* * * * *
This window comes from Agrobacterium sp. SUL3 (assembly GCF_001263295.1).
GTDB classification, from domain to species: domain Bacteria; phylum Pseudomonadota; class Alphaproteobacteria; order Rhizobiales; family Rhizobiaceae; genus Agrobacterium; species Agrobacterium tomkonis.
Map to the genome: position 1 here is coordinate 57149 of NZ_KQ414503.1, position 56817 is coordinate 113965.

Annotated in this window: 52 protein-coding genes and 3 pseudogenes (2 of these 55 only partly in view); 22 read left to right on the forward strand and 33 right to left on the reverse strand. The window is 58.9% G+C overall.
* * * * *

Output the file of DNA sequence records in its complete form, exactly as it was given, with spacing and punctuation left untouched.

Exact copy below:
This window comes from Agrobacterium sp. SUL3 (assembly GCF_001263295.1).
GTDB classification, from domain to species: domain Bacteria; phylum Pseudomonadota; class Alphaproteobacteria; order Rhizobiales; family Rhizobiaceae; genus Agrobacterium; species Agrobacterium tomkonis.
Map to the genome: position 1 here is coordinate 57149 of NZ_KQ414503.1, position 56817 is coordinate 113965.

Annotated in this window: 52 protein-coding genes and 3 pseudogenes (2 of these 55 only partly in view); 22 read left to right on the forward strand and 33 right to left on the reverse strand. The window is 58.9% G+C overall.